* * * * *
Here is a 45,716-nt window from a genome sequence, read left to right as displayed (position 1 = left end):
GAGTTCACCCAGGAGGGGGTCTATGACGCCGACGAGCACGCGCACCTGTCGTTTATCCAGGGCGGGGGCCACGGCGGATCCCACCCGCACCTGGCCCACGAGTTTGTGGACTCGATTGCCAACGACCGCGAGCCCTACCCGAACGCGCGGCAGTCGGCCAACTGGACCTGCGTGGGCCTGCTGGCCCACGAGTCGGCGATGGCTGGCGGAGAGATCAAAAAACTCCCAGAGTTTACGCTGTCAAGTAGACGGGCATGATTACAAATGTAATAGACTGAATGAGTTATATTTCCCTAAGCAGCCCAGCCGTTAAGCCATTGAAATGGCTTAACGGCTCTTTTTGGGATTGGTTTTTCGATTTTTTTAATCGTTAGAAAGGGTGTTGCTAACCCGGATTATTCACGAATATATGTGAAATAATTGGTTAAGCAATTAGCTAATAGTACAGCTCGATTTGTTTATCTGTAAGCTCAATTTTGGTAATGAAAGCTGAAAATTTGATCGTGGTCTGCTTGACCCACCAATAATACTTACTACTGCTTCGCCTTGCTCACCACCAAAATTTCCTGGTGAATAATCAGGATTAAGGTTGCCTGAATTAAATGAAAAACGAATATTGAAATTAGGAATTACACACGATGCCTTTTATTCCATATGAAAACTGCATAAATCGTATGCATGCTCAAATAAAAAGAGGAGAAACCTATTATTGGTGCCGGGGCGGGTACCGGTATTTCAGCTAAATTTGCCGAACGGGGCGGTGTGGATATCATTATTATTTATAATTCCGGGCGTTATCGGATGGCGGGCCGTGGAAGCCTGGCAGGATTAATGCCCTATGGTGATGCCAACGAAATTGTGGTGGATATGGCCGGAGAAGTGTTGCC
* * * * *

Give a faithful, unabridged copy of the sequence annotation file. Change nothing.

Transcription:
Here is a 45,716-nt window from a genome sequence, read left to right as displayed (position 1 = left end):
GAGTTCACCCAGGAGGGGGTCTATGACGCCGACGAGCACGCGCACCTGTCGTTTATCCAGGGCGGGGGCCACGGCGGATCCCACCCGCACCTGGCCCACGAGTTTGTGGACTCGATTGCCAACGACCGCGAGCCCTACCCGAACGCGCGGCAGTCGGCCAACTGGACCTGCGTGGGCCTGCTGGCCCACGAGTCGGCGATGGCTGGCGGAGAGATCAAAAAACTCCCAGAGTTTACGCTGTCAAGTAGACGGGCATGATTACAAATGTAATAGACTGAATGAGTTATATTTCCCTAAGCAGCCCAGCCGTTAAGCCATTGAAATGGCTTAACGGCTCTTTTTGGGATTGGTTTTTCGATTTTTTTAATCGTTAGAAAGGGTGTTGCTAACCCGGATTATTCACGAATATATGTGAAATAATTGGTTAAGCAATTAGCTAATAGTACAGCTCGATTTGTTTATCTGTAAGCTCAATTTTGGTAATGAAAGCTGAAAATTTGATCGTGGTCTGCTTGACCCACCAATAATACTTACTACTGCTTCGCCTTGCTCACCACCAAAATTTCCTGGTGAATAATCAGGATTAAGGTTGCCTGAATTAAATGAAAAACGAATATTGAAATTAGGAATTACACACGATGCCTTTTATTCCATATGAAAACTGCATAAATCGTATGCATGCTCAAATAAAAAGAGGAGAAACCTATTATTGGTGCCGGGGCGGGTACCGGTATTTCAGCTAAATTTGCCGAACGGGGCGGTGTGGATATCATTATTATTTATAATTCCGGGCGTTATCGGATGGCGGGCCGTGGAAGCCTGGCAGGATTAATGCCCTATGGTGATGCCAACGAAATTGTGGTGGATATGGCCGGAGAAGTGTTGCC